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Anton M. Kolomeyer
B.A. 2003, Rutgers University (New Brunswick, NJ)
Thesis Advisor: Marco A. Zarbin, Ph.D., M.D., FACS
Department of Ophthalmology and Visual Science
Thursday, April 29, 2010
MSB C-600, 4:00 p.m.
Introduction: Age-related macular degeneration (AMD) is the leading cause of blindness among persons over age 50 in the industrial world. The early form of AMD is associated with retinal pigment epithelial (RPE) and photoreceptor cell dysfunction/death, and loss of vision. It was hypothesized that: 1) there might be abnormal trophic factor production in AMD eyes that could compromise photoreceptor and retinal survival; and 2) fetal RPE cells may be better for transplantation purposes than aged-adult RPE cells, in part, due to differential expression of selected trophic factors.
Methods: The levels of neurotrophic factors in various conditioned media (CM) were quantified by multiplex ELISA. Trophic factor receptor occupancy was calculated. The expression of trophic factor mRNA was quantified by real-time PCR. The degree of porcine and aged-human retinal preservation was assessed by measuring LDH and DNA fragmentation. iTRAQ was used to identify molecules that may have affected porcine retinal viability in vitro. Confocal microscopy was used to assess retinal morphology.
Results: Multiplex ELISA and real-time PCR detected significant differences in trophic factor production by AMD vs. control adult eye-cups. However, these differences did not affect porcine retinal preservation in in vitro assays (consistent with trophic factor receptor occupancy data). CM isolated from cultured adult RPE cells did not support porcine retinal viability in vitro. Fetal eye-cups produced significantly higher protein and mRNA levels of selected trophic factors than adult eye-cups. Conditioned media from these eye-cups also displayed significantly better preservation of porcine retina in vitro compared to CM from adult eye-cups. In contrast to adult RPE, culturing fetal RPE cells did not decrease their ability to improve porcine retinal survival in vitro. In fact, co-culturing porcine retina with fetal RPE cells was even more beneficial for preservation of retinal function than CM from cultured fetal RPE cells alone. Compared to control medium, cultured fetal RPE-CM increased outer nuclear layer thickness and stratification and decreased photoreceptor axon and terminal retraction. Additionally, this medium had a similar effect on aged-human retinae obtained from control, AMD, and African American eyes. Finally, iTRAQ identified five candidate molecules that are known to regulate apoptosis.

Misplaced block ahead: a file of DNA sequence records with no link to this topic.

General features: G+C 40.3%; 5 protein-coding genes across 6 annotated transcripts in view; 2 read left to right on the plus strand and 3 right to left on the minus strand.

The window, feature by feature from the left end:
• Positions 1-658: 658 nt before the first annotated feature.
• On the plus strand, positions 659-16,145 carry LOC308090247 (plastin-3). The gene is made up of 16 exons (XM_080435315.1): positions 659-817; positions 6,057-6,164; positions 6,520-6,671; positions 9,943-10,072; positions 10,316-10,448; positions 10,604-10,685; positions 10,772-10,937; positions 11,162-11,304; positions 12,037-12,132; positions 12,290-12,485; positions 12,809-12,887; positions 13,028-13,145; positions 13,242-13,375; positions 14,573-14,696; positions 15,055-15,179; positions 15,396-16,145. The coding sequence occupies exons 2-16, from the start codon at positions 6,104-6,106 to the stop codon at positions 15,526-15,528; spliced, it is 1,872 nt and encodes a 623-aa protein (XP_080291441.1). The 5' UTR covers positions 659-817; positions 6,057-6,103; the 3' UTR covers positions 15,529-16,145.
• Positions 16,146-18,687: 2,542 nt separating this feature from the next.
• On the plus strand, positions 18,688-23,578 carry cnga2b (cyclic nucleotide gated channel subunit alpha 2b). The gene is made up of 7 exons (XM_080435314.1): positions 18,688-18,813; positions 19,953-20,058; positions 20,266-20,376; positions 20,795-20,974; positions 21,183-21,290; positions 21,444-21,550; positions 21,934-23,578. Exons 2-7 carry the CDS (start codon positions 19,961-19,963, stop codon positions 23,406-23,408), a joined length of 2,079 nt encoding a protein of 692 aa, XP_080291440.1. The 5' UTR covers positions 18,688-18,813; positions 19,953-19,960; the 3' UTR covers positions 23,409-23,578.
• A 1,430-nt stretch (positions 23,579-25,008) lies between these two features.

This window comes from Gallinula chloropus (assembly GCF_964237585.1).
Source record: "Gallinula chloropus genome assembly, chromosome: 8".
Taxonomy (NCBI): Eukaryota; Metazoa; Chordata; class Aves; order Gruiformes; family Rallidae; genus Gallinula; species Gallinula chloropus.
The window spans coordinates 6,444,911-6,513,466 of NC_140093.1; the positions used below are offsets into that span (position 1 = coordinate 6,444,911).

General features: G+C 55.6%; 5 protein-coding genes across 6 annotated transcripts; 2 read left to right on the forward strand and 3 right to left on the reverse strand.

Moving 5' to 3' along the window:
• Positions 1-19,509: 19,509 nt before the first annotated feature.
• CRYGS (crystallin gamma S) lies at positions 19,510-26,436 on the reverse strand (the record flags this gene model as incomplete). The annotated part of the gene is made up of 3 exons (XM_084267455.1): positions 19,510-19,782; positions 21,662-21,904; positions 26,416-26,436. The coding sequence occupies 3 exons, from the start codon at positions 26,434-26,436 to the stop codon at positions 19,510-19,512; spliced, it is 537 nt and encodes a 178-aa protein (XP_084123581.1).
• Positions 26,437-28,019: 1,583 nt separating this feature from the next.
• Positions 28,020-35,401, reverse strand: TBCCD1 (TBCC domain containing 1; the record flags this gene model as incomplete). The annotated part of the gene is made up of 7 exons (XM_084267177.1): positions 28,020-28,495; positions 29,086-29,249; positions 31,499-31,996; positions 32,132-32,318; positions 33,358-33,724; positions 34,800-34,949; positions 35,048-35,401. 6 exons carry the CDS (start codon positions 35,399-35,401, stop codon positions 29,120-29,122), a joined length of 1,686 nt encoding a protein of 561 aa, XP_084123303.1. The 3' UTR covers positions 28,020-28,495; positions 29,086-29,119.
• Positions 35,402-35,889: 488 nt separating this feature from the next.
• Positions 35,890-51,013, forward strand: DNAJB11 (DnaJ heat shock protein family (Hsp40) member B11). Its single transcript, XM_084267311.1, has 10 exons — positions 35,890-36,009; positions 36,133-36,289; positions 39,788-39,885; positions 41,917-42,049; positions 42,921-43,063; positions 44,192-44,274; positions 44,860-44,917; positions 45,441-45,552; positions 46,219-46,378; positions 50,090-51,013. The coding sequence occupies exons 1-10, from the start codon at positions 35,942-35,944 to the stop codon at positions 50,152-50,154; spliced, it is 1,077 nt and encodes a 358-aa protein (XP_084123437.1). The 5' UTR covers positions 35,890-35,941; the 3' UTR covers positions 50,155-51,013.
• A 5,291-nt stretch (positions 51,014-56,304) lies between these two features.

Conclusions: Media isolated from AMD vs. control posterior segments were equally effective at promoting retinal preservation and exhibited similar trophic factor receptor occupancy despite some statistically significant differences in trophic factor concentration. Therefore, abnormal trophic factor production may not be responsible for the pathological changes in the photoreceptors and the retina in AMD eyes. Adult RPE cells may not be as useful for cell transplantation treatment of AMD retina as fetal RPE cells since cultured adult RPE-CM is less able to preserve the viability of porcine retina in vitro. Some experiments reported here indicate that subretinal transplantation of fetal RPE cells might be more effective than intraocular injections of retina-preserving factors at maintaining long-term retinal viability.